Road to the Sea
The Chain of Craters Road in Hawaii Volcanoes National Park, leads you from the Crater Rim Drive, zig-zagging down the side of the Kilauea Volcano, all the way down to the ocean and eventually ending at the site of the current active lava flow.
If you have three to four hours to visit the park, you should take the time to explore the East Rift and coastal area of the Park via Chain of Craters Road. This road descends 3,700 feet in 20 miles and ends where a 2003 lava flow crossed the road. Dependingon changing volcanic activity, there may be opportunities for viewing active lava flows from the end of the road. No food, water, or fuel is available along the Chain of Craters Road. There are spectacular views of the coastline from various scenic points on this road. Once you reach the coast, you will see the powerful waves pounding the lava sea cliffs sending water spraying high into the sky. The road ends at a parking area where you can hike to see the active lava flow. Lava flows and viewing conditions change daily, so please consult the visitor’s center for the latest information.
Near the end of the Chain of Craters Road is the Holei Sea Arch. This natural bridge was formed by the destructive force of the rough ocean waves carving away at the lava cliff. You can park your car nearby and walk across the dried lava beds to view the sea arch and the crashing waves below.
Photo contribution by Tony Braim
Chain of Craters Road originally connected Crater Rim Drive to Makaopuhi Crater and was completed in 1928. In 1964, the road was extended to Kalapana. Lava flows from the Mauna Ulu eruption closed Chain of Craters Road in 1969. The road was reopened to 1979. In 1986, lava from the current eruption of Kilauea closed the road. At the present time, Chain of Craters Road is about 20 miles (32 km) long and 7.5 miles (12 km) of the road has been buried by lava.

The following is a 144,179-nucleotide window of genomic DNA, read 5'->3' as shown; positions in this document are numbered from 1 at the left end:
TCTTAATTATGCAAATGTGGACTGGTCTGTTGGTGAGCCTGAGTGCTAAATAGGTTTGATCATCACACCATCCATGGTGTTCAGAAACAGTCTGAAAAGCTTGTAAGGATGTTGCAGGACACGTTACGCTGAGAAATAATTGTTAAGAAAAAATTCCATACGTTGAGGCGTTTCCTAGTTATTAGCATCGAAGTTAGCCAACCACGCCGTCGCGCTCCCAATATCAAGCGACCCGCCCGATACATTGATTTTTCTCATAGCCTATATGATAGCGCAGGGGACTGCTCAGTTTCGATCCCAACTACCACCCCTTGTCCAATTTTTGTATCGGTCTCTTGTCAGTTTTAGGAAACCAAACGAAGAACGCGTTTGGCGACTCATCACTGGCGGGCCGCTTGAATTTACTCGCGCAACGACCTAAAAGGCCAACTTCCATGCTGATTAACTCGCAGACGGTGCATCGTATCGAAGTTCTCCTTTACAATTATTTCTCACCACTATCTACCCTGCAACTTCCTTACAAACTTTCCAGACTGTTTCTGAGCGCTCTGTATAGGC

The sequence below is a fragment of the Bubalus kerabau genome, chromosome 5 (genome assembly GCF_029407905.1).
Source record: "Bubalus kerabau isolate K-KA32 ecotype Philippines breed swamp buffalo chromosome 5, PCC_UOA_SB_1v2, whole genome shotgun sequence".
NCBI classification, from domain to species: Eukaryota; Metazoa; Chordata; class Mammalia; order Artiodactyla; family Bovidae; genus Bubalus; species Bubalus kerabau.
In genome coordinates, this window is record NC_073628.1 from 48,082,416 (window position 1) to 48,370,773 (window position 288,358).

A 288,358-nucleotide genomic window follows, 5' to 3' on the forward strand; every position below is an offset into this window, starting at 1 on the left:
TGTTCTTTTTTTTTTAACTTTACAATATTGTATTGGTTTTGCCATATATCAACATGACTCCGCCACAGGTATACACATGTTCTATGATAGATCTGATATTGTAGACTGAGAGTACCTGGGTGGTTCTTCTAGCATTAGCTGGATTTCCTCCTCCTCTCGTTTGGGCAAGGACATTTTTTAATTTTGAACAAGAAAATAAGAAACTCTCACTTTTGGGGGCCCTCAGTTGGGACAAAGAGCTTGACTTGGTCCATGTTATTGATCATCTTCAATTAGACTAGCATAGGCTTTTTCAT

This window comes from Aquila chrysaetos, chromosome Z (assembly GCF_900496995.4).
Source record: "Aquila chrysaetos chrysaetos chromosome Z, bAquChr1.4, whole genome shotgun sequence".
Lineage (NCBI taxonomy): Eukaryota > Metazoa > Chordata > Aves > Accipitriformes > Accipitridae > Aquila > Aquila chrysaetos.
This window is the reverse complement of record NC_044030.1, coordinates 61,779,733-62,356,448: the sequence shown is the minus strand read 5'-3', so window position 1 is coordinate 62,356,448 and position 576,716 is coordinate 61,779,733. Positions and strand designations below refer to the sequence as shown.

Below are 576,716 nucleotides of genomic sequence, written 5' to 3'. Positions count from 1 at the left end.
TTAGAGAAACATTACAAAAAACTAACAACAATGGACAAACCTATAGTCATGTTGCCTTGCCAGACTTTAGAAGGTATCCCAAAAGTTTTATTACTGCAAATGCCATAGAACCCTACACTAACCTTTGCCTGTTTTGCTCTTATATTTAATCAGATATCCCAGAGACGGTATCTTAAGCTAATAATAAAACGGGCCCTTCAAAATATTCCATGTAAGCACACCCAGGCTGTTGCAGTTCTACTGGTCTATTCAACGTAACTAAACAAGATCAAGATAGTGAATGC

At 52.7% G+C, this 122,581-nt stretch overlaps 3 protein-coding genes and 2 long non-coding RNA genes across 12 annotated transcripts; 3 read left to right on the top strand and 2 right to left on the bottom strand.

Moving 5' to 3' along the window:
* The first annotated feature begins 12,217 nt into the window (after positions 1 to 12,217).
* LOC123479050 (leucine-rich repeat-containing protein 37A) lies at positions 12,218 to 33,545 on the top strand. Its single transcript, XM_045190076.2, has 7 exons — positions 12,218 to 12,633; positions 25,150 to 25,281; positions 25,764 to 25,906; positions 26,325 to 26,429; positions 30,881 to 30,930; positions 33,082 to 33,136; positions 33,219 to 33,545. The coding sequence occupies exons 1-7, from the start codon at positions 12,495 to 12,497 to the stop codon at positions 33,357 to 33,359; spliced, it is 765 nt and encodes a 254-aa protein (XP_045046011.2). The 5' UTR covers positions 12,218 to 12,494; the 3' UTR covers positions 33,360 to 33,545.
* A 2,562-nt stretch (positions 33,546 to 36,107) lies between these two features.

Chain of Craters Hiking Trails
Several Trails begin on the Chain of Craters Road. One of the most dramatic trails is the Napau Crater Trail starting at the Mauna Ulu Parking area. Initially this trail leads you to the top of Pu’u Huluhulu and continues past cinder cones, pit craters, and a tree fern rain forest to the edge of the Napau Crater. The Hilina Pali Trail trail starts at the overlook at the end of the Hilina Pali Road which branches off of the Chain of Craters Road. This trail switchbacks steeply down to the coast to Kaaha Point on the coast, about 7.5 miles round trip. The Pu’u Loa Petroglyphs trail is also located off of the Chain of Craters Road. This is an easy hike to Hawaii’s most extensive petroglyph fields.
Check out the Hawaii Volcanoes National Park Map to help you plan your trip.
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